I was terrified to start this job.
My mission: to head to northeast BC in sub -40, follow the drill crew on a quad for +12 hours/day, and log the geology.
My brain, in it's valent effort to keep me safe, offered reason after reason I wasn't cut out for it, and that I should stay safe in my apartment.
I'd spent the last 2+ years in a computer lab working on numerical modelling. This was going to be a shock to my system.
I have a condition called Raynaud's, which causes my fingers and toes to lose circulation in cold temperatures. I was going to lose my fingers and toes or curl in the fetal position and stay stuck there forever.
It'd been years since I'd driven a quad. I wouldn't remember how to drive one or load it in a truck.
I'd had a really bad winter driving accident 5 years before, and it could happen again.
I literally had to coach myself to take on the role (I didn't realize at the time that's what I was doing, but it was).
I reminded myself that I'd spent the majority of my life outside in various field roles or just playing as a kid. That the last couple years were actually an anomaly, and that my body would climatize again.
I spared no expense when it came to layers and made sure I was dressed appropriately. I had heating packs, thermals, layers on layers. Boots that would have worked great in the moon landing. I confirmed with the company the quad had heated grips.
My company had me take an ATV course, which reminded me that I'd grown up driving these things, and it was totally fine.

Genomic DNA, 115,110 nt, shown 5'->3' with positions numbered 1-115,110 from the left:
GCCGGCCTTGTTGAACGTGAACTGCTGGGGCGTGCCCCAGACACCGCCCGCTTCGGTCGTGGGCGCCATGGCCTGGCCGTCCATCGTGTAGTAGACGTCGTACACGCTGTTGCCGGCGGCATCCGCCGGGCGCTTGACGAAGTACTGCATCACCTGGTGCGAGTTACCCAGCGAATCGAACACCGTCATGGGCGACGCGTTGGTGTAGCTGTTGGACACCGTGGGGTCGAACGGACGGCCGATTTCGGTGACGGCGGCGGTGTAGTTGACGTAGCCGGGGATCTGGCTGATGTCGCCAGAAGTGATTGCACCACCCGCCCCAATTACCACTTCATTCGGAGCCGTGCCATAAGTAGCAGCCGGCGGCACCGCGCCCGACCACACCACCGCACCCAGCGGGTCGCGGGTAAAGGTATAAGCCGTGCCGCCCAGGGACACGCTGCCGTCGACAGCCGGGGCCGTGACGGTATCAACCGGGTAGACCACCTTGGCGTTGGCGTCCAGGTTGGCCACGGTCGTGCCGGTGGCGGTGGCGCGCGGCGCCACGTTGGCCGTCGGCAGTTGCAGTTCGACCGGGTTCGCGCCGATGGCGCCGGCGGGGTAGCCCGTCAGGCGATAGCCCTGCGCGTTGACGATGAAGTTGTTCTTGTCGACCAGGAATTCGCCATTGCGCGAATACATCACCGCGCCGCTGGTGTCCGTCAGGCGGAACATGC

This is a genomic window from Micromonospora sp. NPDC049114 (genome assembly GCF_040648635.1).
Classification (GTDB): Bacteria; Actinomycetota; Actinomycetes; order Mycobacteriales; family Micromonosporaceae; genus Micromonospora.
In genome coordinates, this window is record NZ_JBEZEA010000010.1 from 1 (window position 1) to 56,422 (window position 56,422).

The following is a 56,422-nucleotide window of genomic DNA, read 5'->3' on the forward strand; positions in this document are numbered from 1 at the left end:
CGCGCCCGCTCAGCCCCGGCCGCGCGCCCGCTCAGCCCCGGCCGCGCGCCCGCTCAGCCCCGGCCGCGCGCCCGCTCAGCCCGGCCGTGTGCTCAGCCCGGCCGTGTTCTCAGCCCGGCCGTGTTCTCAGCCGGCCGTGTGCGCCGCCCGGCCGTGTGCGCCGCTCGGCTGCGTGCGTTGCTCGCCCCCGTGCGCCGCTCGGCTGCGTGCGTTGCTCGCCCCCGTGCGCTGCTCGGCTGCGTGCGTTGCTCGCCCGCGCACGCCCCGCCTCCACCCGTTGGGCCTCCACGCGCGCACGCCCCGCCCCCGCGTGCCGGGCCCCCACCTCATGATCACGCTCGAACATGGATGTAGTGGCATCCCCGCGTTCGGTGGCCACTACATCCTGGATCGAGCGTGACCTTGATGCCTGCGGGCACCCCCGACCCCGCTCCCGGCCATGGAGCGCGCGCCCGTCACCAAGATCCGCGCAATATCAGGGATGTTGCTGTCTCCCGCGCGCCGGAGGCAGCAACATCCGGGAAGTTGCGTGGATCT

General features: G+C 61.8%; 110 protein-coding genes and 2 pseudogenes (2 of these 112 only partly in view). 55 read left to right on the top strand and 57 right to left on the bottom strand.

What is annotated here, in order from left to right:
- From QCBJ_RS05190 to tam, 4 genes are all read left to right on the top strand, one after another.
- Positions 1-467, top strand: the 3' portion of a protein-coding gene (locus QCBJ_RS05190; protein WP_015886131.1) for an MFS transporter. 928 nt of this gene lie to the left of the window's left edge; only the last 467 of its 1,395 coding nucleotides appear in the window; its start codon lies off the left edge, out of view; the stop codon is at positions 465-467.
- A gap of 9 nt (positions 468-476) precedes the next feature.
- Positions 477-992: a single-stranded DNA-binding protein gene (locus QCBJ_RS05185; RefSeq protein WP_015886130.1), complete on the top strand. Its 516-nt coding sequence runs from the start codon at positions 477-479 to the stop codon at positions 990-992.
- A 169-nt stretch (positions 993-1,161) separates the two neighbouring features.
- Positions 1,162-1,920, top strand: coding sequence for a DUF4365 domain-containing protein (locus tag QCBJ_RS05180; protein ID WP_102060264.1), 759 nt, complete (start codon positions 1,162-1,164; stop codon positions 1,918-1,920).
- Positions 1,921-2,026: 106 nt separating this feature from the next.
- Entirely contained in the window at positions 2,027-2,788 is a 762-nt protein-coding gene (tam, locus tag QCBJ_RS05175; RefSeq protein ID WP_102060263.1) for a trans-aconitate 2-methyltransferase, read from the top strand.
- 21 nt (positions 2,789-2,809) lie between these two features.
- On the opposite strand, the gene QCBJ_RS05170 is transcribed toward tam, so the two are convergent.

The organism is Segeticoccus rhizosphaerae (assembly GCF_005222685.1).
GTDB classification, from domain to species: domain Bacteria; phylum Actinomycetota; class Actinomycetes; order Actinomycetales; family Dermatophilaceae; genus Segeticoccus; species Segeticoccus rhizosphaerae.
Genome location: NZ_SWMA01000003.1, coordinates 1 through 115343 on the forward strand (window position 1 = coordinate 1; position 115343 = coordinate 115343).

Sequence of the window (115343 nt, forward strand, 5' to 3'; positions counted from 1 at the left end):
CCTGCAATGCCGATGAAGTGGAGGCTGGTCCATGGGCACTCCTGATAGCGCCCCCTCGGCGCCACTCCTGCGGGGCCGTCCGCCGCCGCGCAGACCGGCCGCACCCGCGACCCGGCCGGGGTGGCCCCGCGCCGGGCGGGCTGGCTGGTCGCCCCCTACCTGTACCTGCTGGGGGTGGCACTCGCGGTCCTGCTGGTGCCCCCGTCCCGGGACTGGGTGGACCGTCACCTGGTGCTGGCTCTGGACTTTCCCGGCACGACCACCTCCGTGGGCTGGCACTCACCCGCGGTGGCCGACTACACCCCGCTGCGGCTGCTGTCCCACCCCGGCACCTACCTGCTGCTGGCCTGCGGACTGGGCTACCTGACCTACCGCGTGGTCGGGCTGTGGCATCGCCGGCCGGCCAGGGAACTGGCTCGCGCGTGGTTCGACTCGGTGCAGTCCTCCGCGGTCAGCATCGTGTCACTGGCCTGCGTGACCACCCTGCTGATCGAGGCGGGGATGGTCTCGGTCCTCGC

I reminded myself how to cinch things down, reviewed all the safety material, took it seriously and prepared.
I reminded myself WHY I wanted this job: to gain experience, take on an adventure, get my hands dirty, invest in my career and create opportunity.
Turns out, it was exactly what I needed.
The fresh air, the space, the cold, the problem-solving.
It felt so good to be out.
Once I was prepared, and I'd committed to doing the best I could, I just took it one step at a time.
I ended up staying up there for almost 2 months with a short break in between. And I'm still with the same company, 9 years later.
Fear, or imposter syndrome, can be useful. It can signal to us that we may need to do more to be prepared. Conversations we need to have, gear we need to buy, skills we need to sharpen.
But we can't let it run the show.
If you want to find out how we can dramatically improve your confidence and performance, book a 60-minute planning and consult session with me where we'll discuss:
The issues your currently experiencing;
What you WANT to happen and how you want to feel; and,
Come up with the strategy to get you there.
You can decide on the call or at a later date if you'd like to continue working with me, or take the strategy we come up with and apply it on your own.
Regardless, you deserve 60-minutes to talk this over with a coach.